Bookatable Tests Foodies’ Appetite For iBeacons In UK, Shopkick Passes 7,500 Beacons

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iBeacon, the Bluetooth Low Energy technology that is being used by businesses to push offers and other messages to customers’ smartphones when they are in the physical vicinity of a small pinging device, is starting to see some decent traction.

Businesses like Shopkick (recently acquired by SK planet for $200 million) have now rolled out some 7,500 of the devices across its retail footprint in the U.S., with ambitions to have the largest Beacon-based network for retailers in the country. And over in Europe, the technology is now also starting to see deployments in earnest. Bookatable, and online booking platform with operations across Europe, is now rolling out a system of iBeacon devices across its partner restaurants.

Starting first with a service developed with American Express for a small group of establishments during the London Restaurant Festival, Bookatable will expand iBeacons out to 119 restaurants in the city. With many iBeacon trials taking place with retailers or single eateries, Bookatable claims to be the first to be tackling a more comprehensive service.

The service for the restaurant festival, which is on this month, works like this: if you have the Bookatable app installed on your iPhone, when you walk past or into any participating restaurant you are pushed special-priced festival menus. Restaurants that are involved include those in the D&D group, Ping Pong, Spaghetti House OXO Tower, STK London and Villandry. After the festival and when the Beacons are installed more widely, the messages will include special offers to tempt walk-ins along with other services. (What kind? I can imagine, for example, a message about the free WiFi at a cafe as a way to entice passers-by.)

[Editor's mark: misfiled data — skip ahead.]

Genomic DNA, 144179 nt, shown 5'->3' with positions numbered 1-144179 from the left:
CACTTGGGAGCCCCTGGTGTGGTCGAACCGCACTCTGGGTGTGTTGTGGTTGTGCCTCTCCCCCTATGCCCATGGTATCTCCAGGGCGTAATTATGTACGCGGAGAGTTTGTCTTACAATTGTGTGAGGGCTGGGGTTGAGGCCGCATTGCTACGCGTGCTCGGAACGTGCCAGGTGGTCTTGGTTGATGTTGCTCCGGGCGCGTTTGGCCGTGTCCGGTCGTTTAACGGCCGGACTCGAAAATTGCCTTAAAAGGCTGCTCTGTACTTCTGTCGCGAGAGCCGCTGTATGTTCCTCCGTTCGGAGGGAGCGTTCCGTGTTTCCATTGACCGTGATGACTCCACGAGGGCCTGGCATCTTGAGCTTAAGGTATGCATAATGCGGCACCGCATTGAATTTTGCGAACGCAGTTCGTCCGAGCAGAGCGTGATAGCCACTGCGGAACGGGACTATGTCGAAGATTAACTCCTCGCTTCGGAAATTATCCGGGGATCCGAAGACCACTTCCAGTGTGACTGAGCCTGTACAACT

One of the attractive aspects of the Beacons for the retail industry has been that they are small and easy to install, and that seems to be the case here, with Bookatable’s iBeacons unbranded and the size of a 50p coin (the equivalent of a half-dollar coin in the U.S.). These devices cover a range of 50 meters.

Seeing restaurants get interested in iBeacons is a logical progression on early interest among retailers. In the UK, stores like Tesco and Waitrose both started trials of the technology earlier this year.

Shopkick, which has been an early adopter of the technology in the U.S. with its first tests starting in November 2013, is not very forthcoming on how much revenue it has generated from stores that have installed its own-branded version of the devices, which it calls shopBeacons. Overall, the company — which has also developed its own ultrasound-based proprietary hardware to push messages to users — says that its services have generated $1 billion in transactions, with that working out to revenues of $26.3 million in 2013 for shopkick itself.

It sounds like it will be some time before the company swaps over to an all-beacon strategy, though. “Ultrasound is the most accurate for retail for presence verification at the store entrance, and iBeacon is the best to activate the user when they are not running the app, and is also great deep within the store,” Cyriac Roeding, shopkick’s CEO and co-founder, explains. “SK planet also has other cool technologies that we can integrate. SK planet has its own mobile loyalty service, OKcashbag, with 38 million users.

It seems like one of the obvious next steps for iBeacon companies is to figure out how to leverage the contacts to enable payments, too, whether we’re talking about a fashion retailer, a restaurant or any another customer-facing physical business.

“We are already doing that through our special partnerships with Visa and MasterCard, where if you link your debit or credit card you get more ‘kicks’ [loyalty points] when you buy, and our full POS integration at Best Buy. In the future, we can integrate with more retailers and thereby create an even better shopping experience.” That will likely include Apple Pay, it seems. “Nothing to announce yet, but we’re very excited about Apple Pay.”